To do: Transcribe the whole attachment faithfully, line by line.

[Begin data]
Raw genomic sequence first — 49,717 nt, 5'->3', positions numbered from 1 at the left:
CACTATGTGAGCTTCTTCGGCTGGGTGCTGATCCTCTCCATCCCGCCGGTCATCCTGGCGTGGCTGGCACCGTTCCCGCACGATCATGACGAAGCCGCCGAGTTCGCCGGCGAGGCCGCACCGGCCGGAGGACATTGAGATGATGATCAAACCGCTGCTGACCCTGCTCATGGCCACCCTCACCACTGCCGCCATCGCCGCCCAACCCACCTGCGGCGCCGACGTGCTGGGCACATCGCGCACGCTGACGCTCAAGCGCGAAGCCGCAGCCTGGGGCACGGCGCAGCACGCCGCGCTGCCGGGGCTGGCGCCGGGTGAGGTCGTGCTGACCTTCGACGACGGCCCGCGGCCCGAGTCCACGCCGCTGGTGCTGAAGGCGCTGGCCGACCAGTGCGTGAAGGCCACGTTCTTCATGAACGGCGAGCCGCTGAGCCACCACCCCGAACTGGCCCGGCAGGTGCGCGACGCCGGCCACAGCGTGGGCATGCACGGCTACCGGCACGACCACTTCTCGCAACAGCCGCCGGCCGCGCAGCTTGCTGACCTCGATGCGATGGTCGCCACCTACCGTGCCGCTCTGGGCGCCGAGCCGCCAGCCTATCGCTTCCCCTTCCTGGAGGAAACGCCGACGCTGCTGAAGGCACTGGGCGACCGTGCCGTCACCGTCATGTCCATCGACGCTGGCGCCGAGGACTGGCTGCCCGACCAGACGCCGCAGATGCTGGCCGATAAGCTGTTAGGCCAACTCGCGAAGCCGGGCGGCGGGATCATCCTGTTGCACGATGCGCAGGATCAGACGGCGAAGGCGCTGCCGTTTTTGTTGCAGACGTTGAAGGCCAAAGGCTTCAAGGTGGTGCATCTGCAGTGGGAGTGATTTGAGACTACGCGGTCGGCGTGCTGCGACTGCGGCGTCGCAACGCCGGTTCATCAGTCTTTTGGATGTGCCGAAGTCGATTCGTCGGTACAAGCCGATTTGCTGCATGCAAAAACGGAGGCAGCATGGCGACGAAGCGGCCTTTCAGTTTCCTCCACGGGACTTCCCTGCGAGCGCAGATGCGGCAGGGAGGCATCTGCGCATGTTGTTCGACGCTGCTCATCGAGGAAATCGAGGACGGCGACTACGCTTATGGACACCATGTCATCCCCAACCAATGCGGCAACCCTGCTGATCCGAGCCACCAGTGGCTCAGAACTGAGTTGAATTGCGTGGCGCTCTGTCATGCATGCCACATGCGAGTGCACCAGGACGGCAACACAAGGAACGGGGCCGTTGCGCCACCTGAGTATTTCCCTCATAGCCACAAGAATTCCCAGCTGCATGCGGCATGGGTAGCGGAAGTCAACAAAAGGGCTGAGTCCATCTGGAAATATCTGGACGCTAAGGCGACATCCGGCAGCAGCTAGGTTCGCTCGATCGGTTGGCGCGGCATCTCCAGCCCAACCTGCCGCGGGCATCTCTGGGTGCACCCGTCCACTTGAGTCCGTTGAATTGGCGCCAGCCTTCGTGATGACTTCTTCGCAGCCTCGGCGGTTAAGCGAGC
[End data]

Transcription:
Raw genomic sequence first — 49,717 nt, 5'->3', positions numbered from 1 at the left:
CACTATGTGAGCTTCTTCGGCTGGGTGCTGATCCTCTCCATCCCGCCGGTCATCCTGGCGTGGCTGGCACCGTTCCCGCACGATCATGACGAAGCCGCCGAGTTCGCCGGCGAGGCCGCACCGGCCGGAGGACATTGAGATGATGATCAAACCGCTGCTGACCCTGCTCATGGCCACCCTCACCACTGCCGCCATCGCCGCCCAACCCACCTGCGGCGCCGACGTGCTGGGCACATCGCGCACGCTGACGCTCAAGCGCGAAGCCGCAGCCTGGGGCACGGCGCAGCACGCCGCGCTGCCGGGGCTGGCGCCGGGTGAGGTCGTGCTGACCTTCGACGACGGCCCGCGGCCCGAGTCCACGCCGCTGGTGCTGAAGGCGCTGGCCGACCAGTGCGTGAAGGCCACGTTCTTCATGAACGGCGAGCCGCTGAGCCACCACCCCGAACTGGCCCGGCAGGTGCGCGACGCCGGCCACAGCGTGGGCATGCACGGCTACCGGCACGACCACTTCTCGCAACAGCCGCCGGCCGCGCAGCTTGCTGACCTCGATGCGATGGTCGCCACCTACCGTGCCGCTCTGGGCGCCGAGCCGCCAGCCTATCGCTTCCCCTTCCTGGAGGAAACGCCGACGCTGCTGAAGGCACTGGGCGACCGTGCCGTCACCGTCATGTCCATCGACGCTGGCGCCGAGGACTGGCTGCCCGACCAGACGCCGCAGATGCTGGCCGATAAGCTGTTAGGCCAACTCGCGAAGCCGGGCGGCGGGATCATCCTGTTGCACGATGCGCAGGATCAGACGGCGAAGGCGCTGCCGTTTTTGTTGCAGACGTTGAAGGCCAAAGGCTTCAAGGTGGTGCATCTGCAGTGGGAGTGATTTGAGACTACGCGGTCGGCGTGCTGCGACTGCGGCGTCGCAACGCCGGTTCATCAGTCTTTTGGATGTGCCGAAGTCGATTCGTCGGTACAAGCCGATTTGCTGCATGCAAAAACGGAGGCAGCATGGCGACGAAGCGGCCTTTCAGTTTCCTCCACGGGACTTCCCTGCGAGCGCAGATGCGGCAGGGAGGCATCTGCGCATGTTGTTCGACGCTGCTCATCGAGGAAATCGAGGACGGCGACTACGCTTATGGACACCATGTCATCCCCAACCAATGCGGCAACCCTGCTGATCCGAGCCACCAGTGGCTCAGAACTGAGTTGAATTGCGTGGCGCTCTGTCATGCATGCCACATGCGAGTGCACCAGGACGGCAACACAAGGAACGGGGCCGTTGCGCCACCTGAGTATTTCCCTCATAGCCACAAGAATTCCCAGCTGCATGCGGCATGGGTAGCGGAAGTCAACAAAAGGGCTGAGTCCATCTGGAAATATCTGGACGCTAAGGCGACATCCGGCAGCAGCTAGGTTCGCTCGATCGGTTGGCGCGGCATCTCCAGCCCAACCTGCCGCGGGCATCTCTGGGTGCACCCGTCCACTTGAGTCCGTTGAATTGGCGCCAGCCTTCGTGATGACTTCTTCGCAGCCTCGGCGGTTAAGCGAGC